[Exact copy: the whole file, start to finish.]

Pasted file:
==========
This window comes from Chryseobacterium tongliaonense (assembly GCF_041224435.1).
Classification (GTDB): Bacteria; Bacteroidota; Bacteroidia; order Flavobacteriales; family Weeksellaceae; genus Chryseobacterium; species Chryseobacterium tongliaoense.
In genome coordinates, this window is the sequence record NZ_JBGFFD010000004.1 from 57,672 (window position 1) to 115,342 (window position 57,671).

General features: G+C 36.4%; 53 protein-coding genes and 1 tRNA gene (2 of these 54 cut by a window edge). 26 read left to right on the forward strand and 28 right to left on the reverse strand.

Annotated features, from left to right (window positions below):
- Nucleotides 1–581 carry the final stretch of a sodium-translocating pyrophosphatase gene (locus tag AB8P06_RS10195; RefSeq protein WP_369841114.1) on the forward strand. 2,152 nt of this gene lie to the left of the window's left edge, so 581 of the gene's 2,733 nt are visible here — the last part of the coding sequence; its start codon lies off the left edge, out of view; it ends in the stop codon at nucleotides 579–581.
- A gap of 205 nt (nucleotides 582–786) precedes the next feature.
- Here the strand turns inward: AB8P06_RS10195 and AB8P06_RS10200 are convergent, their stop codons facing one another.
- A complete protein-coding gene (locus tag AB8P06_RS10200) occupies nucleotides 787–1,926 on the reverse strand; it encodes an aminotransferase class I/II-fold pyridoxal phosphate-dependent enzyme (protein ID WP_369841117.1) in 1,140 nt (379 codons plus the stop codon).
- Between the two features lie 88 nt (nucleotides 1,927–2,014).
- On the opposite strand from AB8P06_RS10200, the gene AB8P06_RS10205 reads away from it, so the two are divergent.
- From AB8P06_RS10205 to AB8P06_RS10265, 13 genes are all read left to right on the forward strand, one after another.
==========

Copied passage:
This window comes from Chryseobacterium tongliaonense (assembly GCF_041224435.1).
Classification (GTDB): Bacteria; Bacteroidota; Bacteroidia; order Flavobacteriales; family Weeksellaceae; genus Chryseobacterium; species Chryseobacterium tongliaoense.
In genome coordinates, this window is the sequence record NZ_JBGFFD010000004.1 from 57,672 (window position 1) to 115,342 (window position 57,671).

General features: G+C 36.4%; 53 protein-coding genes and 1 tRNA gene (2 of these 54 cut by a window edge). 26 read left to right on the forward strand and 28 right to left on the reverse strand.

Annotated features, from left to right (window positions below):
- Nucleotides 1–581 carry the final stretch of a sodium-translocating pyrophosphatase gene (locus tag AB8P06_RS10195; RefSeq protein WP_369841114.1) on the forward strand. 2,152 nt of this gene lie to the left of the window's left edge, so 581 of the gene's 2,733 nt are visible here — the last part of the coding sequence; its start codon lies off the left edge, out of view; it ends in the stop codon at nucleotides 579–581.
- A gap of 205 nt (nucleotides 582–786) precedes the next feature.
- Here the strand turns inward: AB8P06_RS10195 and AB8P06_RS10200 are convergent, their stop codons facing one another.
- A complete protein-coding gene (locus tag AB8P06_RS10200) occupies nucleotides 787–1,926 on the reverse strand; it encodes an aminotransferase class I/II-fold pyridoxal phosphate-dependent enzyme (protein ID WP_369841117.1) in 1,140 nt (379 codons plus the stop codon).
- Between the two features lie 88 nt (nucleotides 1,927–2,014).
- On the opposite strand from AB8P06_RS10200, the gene AB8P06_RS10205 reads away from it, so the two are divergent.
- From AB8P06_RS10205 to AB8P06_RS10265, 13 genes are all read left to right on the forward strand, one after another.